Trying something a little different here, comments welcome - am keeping my eyes open for an outlet where I might be able to publish this/later work..
It has been a few weeks now since I moved here - to Oslo, to Tøyen. At the grocery store (the larger option in the neighborhood boasting lower prices) the woman in line in front of me wears a burqa. It is a common sight here and I am getting used to it, but I cannot help myself from wondering about her. Where is she from, how long has she been in Norway, does she speak the language, what will she be making for dinner? The differences between us seem accentuated by this one, highly symbolic piece of clothing. We leave the store with our bags and walk in the same direction for a bit, until she turns down a street consistently peppered with various others donning hijab and headscarves. I continue to my own rented apartment.
At my front door, I greet my neighbor on his way out but still in his business-casual dress from the workday. Our building is an old one - solid, possessing character. The apartments inside have been recently renovated to achieve a clean and modern look - energy saving appliances and all. When I take out the trash in the evenings, I must unlock a massive gate leading to the courtyard - a modestly sized space with potted plants and views to greener neighboring lawns. A small table and some potted plants render asphalt plot as cozy. From this space I have coffee and waffles and watch more neighbors come and go. I cannot but acknowledge that we are all the same - young professionals seeking reasonable rent and comfortable rooms. There are no burqas or bright headscarves in my building.
I remember back to the realtor's showing of my apartment. We had arrived a little late and there was a room full of visitors who were just leaving. My boyfriend was the only native Norwegian entering a room that well displayed the diversity that the city of Oslo hosts. Tøyen after all, is known for being multicultural - and for having cheap rent compared to similarly central neighborhoods. The well dressed realtor did little to hide his eagerness to speak to us, and it was shortly after the door closed on the last other visitor that we were informally offered the apartment. This approach was not overly surprising - we had sensed similar interest at previous showings and had already turned down one apartment despite the tight market. It seemed to follow as we are a clean, polite young couple with good educations, a steady income, and the added benefit of northern European genes.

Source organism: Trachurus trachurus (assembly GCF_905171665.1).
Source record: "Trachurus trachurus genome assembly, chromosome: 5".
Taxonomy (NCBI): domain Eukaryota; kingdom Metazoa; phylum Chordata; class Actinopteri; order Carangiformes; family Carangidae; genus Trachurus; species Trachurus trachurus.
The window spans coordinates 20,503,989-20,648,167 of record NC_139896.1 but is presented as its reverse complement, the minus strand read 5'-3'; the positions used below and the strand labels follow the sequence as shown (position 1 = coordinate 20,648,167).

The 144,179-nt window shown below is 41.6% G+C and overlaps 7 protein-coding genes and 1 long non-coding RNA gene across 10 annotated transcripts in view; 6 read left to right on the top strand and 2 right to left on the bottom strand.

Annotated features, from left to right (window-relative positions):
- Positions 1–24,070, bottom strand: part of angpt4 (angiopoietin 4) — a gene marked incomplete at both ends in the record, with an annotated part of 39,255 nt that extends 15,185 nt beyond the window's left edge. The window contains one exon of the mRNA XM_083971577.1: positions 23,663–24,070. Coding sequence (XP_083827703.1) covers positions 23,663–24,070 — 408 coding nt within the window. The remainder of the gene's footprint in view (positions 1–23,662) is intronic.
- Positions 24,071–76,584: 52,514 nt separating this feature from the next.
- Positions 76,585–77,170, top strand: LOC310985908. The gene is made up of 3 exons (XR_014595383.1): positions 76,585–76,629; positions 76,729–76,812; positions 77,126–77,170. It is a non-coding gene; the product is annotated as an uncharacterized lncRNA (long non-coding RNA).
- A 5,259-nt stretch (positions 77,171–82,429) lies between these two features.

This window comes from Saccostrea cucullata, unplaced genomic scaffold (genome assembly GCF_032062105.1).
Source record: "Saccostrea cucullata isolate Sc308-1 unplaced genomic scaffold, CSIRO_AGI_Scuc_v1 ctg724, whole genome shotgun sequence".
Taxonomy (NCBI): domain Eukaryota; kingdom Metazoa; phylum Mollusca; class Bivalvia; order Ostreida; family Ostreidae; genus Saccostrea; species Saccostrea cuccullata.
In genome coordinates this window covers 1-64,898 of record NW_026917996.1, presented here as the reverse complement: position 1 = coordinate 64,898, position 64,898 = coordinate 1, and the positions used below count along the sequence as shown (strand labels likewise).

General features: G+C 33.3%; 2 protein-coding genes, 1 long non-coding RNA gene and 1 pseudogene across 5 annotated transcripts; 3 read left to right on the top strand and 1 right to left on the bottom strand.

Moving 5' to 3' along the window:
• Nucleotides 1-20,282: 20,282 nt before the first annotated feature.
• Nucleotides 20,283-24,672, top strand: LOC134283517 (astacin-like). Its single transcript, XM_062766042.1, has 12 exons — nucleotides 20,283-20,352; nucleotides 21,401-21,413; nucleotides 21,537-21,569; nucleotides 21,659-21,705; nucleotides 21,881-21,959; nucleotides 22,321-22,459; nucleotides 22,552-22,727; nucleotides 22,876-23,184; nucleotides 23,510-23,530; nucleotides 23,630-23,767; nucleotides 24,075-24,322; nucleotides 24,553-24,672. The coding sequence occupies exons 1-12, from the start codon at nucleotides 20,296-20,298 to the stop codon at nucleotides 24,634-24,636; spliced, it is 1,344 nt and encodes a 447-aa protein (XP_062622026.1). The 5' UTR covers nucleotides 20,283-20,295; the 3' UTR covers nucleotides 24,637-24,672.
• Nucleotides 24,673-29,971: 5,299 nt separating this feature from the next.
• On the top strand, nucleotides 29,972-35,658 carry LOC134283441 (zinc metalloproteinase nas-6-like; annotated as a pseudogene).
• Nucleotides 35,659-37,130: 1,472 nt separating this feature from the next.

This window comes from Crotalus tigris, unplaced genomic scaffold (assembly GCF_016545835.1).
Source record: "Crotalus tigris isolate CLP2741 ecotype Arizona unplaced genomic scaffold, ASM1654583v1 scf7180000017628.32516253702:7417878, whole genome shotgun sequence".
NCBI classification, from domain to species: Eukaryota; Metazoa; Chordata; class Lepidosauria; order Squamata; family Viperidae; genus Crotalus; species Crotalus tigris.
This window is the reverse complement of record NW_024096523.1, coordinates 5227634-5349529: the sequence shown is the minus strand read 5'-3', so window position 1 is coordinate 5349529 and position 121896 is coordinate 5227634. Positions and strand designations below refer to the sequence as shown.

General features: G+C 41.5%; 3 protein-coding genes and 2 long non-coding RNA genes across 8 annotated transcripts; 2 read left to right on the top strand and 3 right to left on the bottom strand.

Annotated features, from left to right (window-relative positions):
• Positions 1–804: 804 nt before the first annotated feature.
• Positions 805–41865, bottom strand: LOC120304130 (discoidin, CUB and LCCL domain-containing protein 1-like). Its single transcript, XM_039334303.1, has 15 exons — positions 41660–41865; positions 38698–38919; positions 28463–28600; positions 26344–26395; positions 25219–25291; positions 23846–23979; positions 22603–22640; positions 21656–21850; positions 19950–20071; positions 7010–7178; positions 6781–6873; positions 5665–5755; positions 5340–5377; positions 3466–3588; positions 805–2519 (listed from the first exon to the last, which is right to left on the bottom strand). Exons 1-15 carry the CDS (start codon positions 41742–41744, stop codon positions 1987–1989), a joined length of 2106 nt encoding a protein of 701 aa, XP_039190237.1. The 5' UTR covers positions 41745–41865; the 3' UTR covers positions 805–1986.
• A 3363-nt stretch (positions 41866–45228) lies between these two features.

A week after accepting the apartment we read in the local newspaper that young adults from minority backgrounds and students are having excessive difficulties in the rental market. I think back to our visits to other apartments and realize that our demographic is the competition in this market. Not yet established enough to buy, still saving and unwilling to spend too much on rent thereby drawn into neighborhoods characterized by increasing disparity and change. I think again of the woman in the burqa and my architect's mind is drawn to the long block of lesser kept modernist housing where she turned. Those blocks have few balconies and no coutyards - that era of Oslo housing in these parts focused on function - quantity over quality. I do not know how big or light her apartment is, or when it was last renovated. It is certain that, unlike the pattern of residents found in my building, those of neighboring buildings are not all the same. Only a few blocks separate us, we are one community yet we share little beyond the sidewalks and buried infrastructure.
Going back to the gate on my building's courtyard, I wonder why it is locked. Why are other members of the community invited to share 'our' communal space? I walk down local streets where the only trees and greenery to be glimpsed is tucked behind other buildings, locked within large gates, buried in courtyards. While I appreciate that my back window has a view of some trees, I fear that it is unfair to the rest of the community. Some others have no yards by their homes; others have more beautiful ones than mine. I pay more and more attention to the individual people in my community and I wonder just how different are our parallel and adjacent lives.
Mostly, I am quiet in public though I make a point of smiling to the people I pass on my street. At our subway stop, diverse visitors and tourists often ask me for directions - I respond to them as best I can. In stores, I greet shopkeepers and rehearse well practiced phrases hoping not to be caught off-guard with questions outside of the routine. Even though I too, am shut out of the locked courtyards in the district of Gamle Oslo, I feel somehow integrated into this disconnected community. By all outside appearances having fair skin and blue eyes I am typically mistaken for Norwegian, but - as is revealed by the color of my passport and my difficulty pronouncing ø, æ, and å's in conversation - in actuality, I am just another immigrant here.
The forefront of sustainable development? Or, just a shiny new front along the water for the city of Oslo.. A couple shots of the ongoing construction towards a new city area - somewhere on the other side of the railroad tracks building after building is being built on what is likely newly filled land from the fjord-front.